SOUTHGATE'S EXIT FROM ENGLAND'S TEAM COULD BE THE RESULT OF HUNGARY'S LOSS SIX MONTHS AGO
By Rashmi Goel
"Most of the last 18 months have been challenging for me," the manager admitted after the defeat to France. "Although I have enjoyed the past few weeks, I still recall the events over the past 18 months - what has been said and written, the night at Wolves. I have a lot of conflicting ideas in my head at the moment, and what I want to make sure is that I have the energy to do that if I plan on staying."
Gareth Southgate looked visibly distressed on the sidelines six months ago when England lost to Hungary 4-0 at Molineux in the Nations League. After a late red card, he brought on Harry Maguire, and the England supporters abused him and harassed him. It was a night of cries of ‘You don't know what you are doing echoing around the ground, and they were hungry for blood as the abuse on social media suddenly became a reality. And because of this abuse England might lose its greatest manager since Sir Alf Ramsey because of this pointless Nations League match. It is also important to note that the fans who hurled abuse that day must shoulder the responsibility for their actions should Southgate decide to walk away at this point in time.
There is no doubt that Southgate is aware of his public image. There is seldom credit in the bank for England's managers when they leave the job. After the loss to Iceland, Roy Hodgson was public enemy number one, Fabio Capello walked away after a falling out and World Cup failure, and Steve McClaren - oh god, remember Steve McClaren? There is a history that extends beyond that as well. Sir Bobby Robson was the last England manager to depart with his reputation intact, but he announced his resignation before Italia 90 in large part due to the abuse he had received from the media.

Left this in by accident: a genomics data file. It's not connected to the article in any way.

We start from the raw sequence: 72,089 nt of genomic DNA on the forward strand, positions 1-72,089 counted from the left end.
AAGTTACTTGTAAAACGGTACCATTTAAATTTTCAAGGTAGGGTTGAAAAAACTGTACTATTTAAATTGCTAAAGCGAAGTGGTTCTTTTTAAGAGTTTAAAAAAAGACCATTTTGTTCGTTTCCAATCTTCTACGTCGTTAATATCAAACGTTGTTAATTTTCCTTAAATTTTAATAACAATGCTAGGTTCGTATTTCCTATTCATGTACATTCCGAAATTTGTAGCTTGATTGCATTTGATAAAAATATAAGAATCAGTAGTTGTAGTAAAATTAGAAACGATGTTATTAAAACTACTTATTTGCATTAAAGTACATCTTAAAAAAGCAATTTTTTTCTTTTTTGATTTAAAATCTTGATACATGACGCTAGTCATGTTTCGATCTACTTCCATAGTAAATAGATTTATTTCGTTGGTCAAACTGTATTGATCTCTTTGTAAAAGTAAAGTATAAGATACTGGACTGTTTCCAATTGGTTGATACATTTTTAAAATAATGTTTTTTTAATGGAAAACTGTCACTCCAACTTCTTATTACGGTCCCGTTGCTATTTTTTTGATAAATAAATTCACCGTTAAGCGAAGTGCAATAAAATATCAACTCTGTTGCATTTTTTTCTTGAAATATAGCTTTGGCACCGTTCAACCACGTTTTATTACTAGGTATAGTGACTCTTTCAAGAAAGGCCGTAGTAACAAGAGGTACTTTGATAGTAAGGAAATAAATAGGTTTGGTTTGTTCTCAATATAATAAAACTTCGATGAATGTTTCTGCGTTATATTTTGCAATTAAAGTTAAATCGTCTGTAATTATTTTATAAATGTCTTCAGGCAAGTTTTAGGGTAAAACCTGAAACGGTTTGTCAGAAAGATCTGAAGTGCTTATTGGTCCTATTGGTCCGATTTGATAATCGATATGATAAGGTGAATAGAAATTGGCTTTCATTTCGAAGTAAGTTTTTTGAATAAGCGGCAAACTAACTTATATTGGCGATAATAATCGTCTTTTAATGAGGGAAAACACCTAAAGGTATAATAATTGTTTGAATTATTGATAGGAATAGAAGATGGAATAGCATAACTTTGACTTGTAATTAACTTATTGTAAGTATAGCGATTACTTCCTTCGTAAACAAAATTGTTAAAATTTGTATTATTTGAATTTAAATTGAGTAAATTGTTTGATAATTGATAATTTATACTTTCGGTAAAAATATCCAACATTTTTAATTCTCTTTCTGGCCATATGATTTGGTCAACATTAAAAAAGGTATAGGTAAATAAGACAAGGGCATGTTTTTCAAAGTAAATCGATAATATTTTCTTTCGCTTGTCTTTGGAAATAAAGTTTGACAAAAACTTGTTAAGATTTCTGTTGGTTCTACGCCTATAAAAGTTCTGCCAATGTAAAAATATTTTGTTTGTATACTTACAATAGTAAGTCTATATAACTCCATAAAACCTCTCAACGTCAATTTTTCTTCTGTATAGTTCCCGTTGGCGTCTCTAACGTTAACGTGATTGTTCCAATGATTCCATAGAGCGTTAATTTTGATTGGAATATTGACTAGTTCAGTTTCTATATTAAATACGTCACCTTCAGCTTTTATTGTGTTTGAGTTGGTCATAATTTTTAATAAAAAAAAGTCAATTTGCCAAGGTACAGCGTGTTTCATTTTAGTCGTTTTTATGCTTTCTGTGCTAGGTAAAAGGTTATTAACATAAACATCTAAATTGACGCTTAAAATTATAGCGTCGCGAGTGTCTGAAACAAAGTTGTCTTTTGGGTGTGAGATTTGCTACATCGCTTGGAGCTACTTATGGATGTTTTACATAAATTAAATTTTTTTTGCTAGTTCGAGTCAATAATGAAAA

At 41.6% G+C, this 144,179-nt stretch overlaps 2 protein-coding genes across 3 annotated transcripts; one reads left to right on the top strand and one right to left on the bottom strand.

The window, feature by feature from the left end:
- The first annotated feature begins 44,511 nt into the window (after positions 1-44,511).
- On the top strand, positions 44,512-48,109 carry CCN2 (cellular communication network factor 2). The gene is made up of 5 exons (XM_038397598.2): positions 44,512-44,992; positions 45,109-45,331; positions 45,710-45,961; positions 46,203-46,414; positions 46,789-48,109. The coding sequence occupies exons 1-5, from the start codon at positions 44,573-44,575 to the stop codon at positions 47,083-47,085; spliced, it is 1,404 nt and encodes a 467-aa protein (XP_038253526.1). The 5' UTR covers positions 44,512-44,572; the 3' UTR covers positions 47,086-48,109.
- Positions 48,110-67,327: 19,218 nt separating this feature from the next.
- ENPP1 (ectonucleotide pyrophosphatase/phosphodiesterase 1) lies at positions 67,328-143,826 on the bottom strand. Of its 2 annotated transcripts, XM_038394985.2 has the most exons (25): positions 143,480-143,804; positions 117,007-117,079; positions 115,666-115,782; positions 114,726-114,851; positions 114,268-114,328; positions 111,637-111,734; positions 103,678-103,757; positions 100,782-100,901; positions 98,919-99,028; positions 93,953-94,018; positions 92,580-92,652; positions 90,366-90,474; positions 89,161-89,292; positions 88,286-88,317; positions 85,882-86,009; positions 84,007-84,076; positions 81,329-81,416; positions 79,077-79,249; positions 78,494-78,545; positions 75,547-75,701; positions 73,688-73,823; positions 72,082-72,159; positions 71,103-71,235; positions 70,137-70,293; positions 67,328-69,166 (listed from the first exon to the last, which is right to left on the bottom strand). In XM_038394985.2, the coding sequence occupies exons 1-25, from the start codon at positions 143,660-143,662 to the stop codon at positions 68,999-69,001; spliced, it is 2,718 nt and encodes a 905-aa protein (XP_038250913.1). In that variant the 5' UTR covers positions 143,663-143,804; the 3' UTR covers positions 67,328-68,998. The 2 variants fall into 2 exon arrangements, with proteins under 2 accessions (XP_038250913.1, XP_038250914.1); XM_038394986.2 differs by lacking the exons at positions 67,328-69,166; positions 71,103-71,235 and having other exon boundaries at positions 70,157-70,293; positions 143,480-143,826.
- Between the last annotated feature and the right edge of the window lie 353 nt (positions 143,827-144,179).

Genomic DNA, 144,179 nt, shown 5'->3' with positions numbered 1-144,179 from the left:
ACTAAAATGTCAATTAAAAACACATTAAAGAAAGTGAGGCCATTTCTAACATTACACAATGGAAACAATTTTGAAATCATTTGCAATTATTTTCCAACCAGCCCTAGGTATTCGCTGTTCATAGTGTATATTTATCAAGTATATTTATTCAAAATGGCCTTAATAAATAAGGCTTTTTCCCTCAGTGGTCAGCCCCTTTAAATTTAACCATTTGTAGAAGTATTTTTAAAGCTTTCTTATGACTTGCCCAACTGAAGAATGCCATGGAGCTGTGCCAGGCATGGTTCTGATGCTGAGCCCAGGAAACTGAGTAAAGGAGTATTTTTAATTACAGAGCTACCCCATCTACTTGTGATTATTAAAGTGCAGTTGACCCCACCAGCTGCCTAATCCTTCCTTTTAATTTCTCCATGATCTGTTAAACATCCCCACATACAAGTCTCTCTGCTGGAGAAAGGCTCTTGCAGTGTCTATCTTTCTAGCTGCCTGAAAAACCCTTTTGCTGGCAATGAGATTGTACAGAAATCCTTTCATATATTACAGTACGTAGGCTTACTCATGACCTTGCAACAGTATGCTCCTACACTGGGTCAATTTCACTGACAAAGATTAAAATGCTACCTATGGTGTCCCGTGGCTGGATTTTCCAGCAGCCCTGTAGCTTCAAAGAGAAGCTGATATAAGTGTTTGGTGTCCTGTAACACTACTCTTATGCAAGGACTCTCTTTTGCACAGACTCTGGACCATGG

My goal isn't to look back four or five months from now and regret what I did," Southgate said. There's too much at stake to get it wrong." Southgate dominated the midfield and nullified Kylian Mbappe's influence. In World Cups, however, good teams sometimes defeat good teams. That's fine with me. Even if he decides to retire, he does so as the man who has transformed the national team. Though he failed to win a trophy, he gave England many memorable nights and changed the way the public views the Three Lions.
In spite of the fact that leaving will lead to a much quieter life, it will also mark the end for Southgate as a top-level manager. Getting the England job is the pinnacle of every manager's career, but it has also been a job that suits the former Aston Villa defender perfectly. A man of his caliber is well-suited for international management. His young players thrive in the perfect environment he has created and he does not have to deal with cumbersome transfers, difficult owners, or the day-to-day rigmarole associated with working at a football club. In spite of his lower level of experience, he was relegated to Middlesbrough, but the overwhelming feeling is that club management, dominated by finances as opposed to good vibes, would not suit him well. Are the potential risks outweighed by the burning desire to take England to Euro 2024 glory?
It is unfortunate that the reaction to the France defeat has been largely positive in terms of the gaffer's future. In spite of this, it is not the World Cup that has made him reconsider staying at the helm of England. The game is against Hungary at Molineux. Although the Euros are only 18 months away, fans' opinions can change overnight. Perhaps we need to learn from England's horror show against Hungary 12 months after they came within a penalty shootout of becoming European champions. In the event of Southgate's departure, fans who attended the now-irrelevant summer game may realize that their actions have consequences. This filler, and that night of horror in the Midlands, may have irreversibly scarred England's greatest manager since Sir Alf Ramsey.